UTA Fare Increases and Service Cutbacks

UTA Fare Increases and Service Cutbacks

Save Story

Estimated read time: 2-3 minutes

This archived news story is available only for your personal, non-commercial use. Information in the story may be outdated or superseded by additional information. Reading or replaying the story in its archived form does not constitute a republication of the story.

Jed Boal reporting Riders on the Utah Transit Authority will pay more starting in January, and they'll see another fare hike a year later.

Money from fares pays for operation and maintenance. It does not pay for construction of new lines. UTA decided six months ago it had to raise fares.

UTA riders, Trax, buses and paratransit will soon shell out more. UTA rider Amilcar Gamarro says, "The fare right now is pretty expensive, and the one coming up in January is even worse."

UTA blames gas prices. Justin Jones, UTA manager of government relations, says, "Those prices don't seem to be going down. So, as our prices go up, we ask the passengers to share a little bit."

None of the people we talked with was happy about the fare increase, but they all said they'd keep riding. Darryl Peery said, "I'm sure it's going to bite. It's just a reflection of our economy."

UTA Fare Increases and Service Cutbacks

Today bus and Trax riders pay a $1.60 one-way fare. It rises to $1.75 in January and $2 in 2009. A 10-pack of tokens is $16 today. It goes up to $17.50 in January and $20 in 2009. An adult monthly pass that costs $53.50 today goes up $5 in January, and another $8.50 in 2009. Matthew Roberts said, "I was not aware of that." When asked if he would still ride UTA, Matthew replied, "If that's what it is, you gotta pay what it is."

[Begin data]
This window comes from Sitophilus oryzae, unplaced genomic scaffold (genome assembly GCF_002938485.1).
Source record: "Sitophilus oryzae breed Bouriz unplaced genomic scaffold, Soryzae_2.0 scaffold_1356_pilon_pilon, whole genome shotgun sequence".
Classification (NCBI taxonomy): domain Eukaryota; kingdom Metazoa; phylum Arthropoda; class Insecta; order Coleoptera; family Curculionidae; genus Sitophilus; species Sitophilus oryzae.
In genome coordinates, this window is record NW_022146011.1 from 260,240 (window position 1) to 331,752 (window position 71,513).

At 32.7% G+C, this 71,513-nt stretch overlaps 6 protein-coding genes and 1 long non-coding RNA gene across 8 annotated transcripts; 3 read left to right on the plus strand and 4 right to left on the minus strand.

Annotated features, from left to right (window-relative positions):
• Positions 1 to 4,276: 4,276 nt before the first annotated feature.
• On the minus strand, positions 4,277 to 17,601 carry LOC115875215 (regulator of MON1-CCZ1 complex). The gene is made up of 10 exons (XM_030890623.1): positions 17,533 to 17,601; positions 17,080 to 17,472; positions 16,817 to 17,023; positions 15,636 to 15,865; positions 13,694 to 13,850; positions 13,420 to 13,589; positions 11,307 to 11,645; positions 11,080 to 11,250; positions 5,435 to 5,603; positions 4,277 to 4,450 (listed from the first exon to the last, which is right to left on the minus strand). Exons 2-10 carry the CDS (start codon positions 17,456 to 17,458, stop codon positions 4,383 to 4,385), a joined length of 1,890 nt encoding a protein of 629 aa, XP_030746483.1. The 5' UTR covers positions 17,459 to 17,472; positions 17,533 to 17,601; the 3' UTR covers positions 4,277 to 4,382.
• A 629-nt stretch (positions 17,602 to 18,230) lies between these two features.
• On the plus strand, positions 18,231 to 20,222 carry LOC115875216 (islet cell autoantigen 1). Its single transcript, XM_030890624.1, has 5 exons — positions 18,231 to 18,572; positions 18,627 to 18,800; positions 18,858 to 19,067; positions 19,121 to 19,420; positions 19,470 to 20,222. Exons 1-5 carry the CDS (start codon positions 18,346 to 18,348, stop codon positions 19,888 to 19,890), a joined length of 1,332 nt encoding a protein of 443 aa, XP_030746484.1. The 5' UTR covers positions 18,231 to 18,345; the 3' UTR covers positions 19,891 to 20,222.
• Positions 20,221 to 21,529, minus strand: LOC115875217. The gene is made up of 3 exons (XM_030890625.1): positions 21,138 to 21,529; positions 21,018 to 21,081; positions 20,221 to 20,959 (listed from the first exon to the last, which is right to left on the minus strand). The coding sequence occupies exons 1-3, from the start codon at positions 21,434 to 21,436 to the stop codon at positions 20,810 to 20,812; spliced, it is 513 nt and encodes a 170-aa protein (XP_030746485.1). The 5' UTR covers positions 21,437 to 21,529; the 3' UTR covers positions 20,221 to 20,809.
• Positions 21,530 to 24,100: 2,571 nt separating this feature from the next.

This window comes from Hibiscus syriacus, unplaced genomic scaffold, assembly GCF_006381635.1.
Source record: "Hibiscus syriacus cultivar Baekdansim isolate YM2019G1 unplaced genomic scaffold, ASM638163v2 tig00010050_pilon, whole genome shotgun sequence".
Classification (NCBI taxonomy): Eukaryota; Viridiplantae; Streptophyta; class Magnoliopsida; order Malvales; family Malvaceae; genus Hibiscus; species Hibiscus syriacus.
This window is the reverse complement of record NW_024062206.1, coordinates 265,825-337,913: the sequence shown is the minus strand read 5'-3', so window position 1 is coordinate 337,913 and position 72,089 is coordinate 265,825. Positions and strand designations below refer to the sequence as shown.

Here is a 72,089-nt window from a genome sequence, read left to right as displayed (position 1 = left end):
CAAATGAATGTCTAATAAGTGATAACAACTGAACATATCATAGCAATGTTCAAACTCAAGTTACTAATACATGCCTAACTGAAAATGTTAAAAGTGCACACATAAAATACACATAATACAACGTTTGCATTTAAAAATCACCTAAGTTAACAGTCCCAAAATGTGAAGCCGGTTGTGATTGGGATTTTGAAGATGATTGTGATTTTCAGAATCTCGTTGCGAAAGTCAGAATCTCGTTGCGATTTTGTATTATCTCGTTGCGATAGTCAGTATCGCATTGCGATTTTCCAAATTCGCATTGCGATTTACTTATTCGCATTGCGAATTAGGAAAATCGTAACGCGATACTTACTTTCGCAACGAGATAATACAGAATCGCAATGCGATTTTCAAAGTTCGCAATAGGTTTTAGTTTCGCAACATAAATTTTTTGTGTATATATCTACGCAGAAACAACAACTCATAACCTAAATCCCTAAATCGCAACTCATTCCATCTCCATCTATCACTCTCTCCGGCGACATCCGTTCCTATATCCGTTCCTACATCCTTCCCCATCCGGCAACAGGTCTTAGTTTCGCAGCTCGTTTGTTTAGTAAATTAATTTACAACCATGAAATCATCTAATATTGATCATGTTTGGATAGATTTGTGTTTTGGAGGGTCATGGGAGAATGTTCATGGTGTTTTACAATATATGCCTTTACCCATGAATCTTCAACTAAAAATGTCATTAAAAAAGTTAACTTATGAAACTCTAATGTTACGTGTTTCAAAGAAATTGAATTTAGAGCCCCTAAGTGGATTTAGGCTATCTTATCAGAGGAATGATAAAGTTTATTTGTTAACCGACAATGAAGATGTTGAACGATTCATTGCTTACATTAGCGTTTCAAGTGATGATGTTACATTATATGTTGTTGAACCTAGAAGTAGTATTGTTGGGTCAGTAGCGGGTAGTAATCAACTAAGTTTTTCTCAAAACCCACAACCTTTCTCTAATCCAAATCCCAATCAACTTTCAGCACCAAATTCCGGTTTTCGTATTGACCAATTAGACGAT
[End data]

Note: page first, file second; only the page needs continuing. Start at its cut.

In a separate funding issue, Davis and Weber counties will get reduced services for at least part of 2008, and it could impact FrontRunner hours when it rolls in April.

Elected officials in those counties did not pass a sales tax hike to make up for revenue lost from the removal of the tax on food. Jones says, "We will look at across the board what we can do to have the least impact on passengers in Davis and Weber counties."

It's a difference of $7 per taxpayer. Salt Lake, Box Elder, Tooele and Utah counties already passed the increase. Jones says, "We may get to our public hearings in January and by that point already reached an agreement with the two counties."

UTA is optimistic about that to limit reductions in service. For more information on fares, go to the related link

Related links

Most recent Utah stories

Related topics



Get informative articles and interesting stories delivered to your inbox weekly. Subscribe to the KSL.com Trending 5.
By subscribing, you acknowledge and agree to KSL.com's Terms of Use and Privacy Policy.

KSL Weather Forecast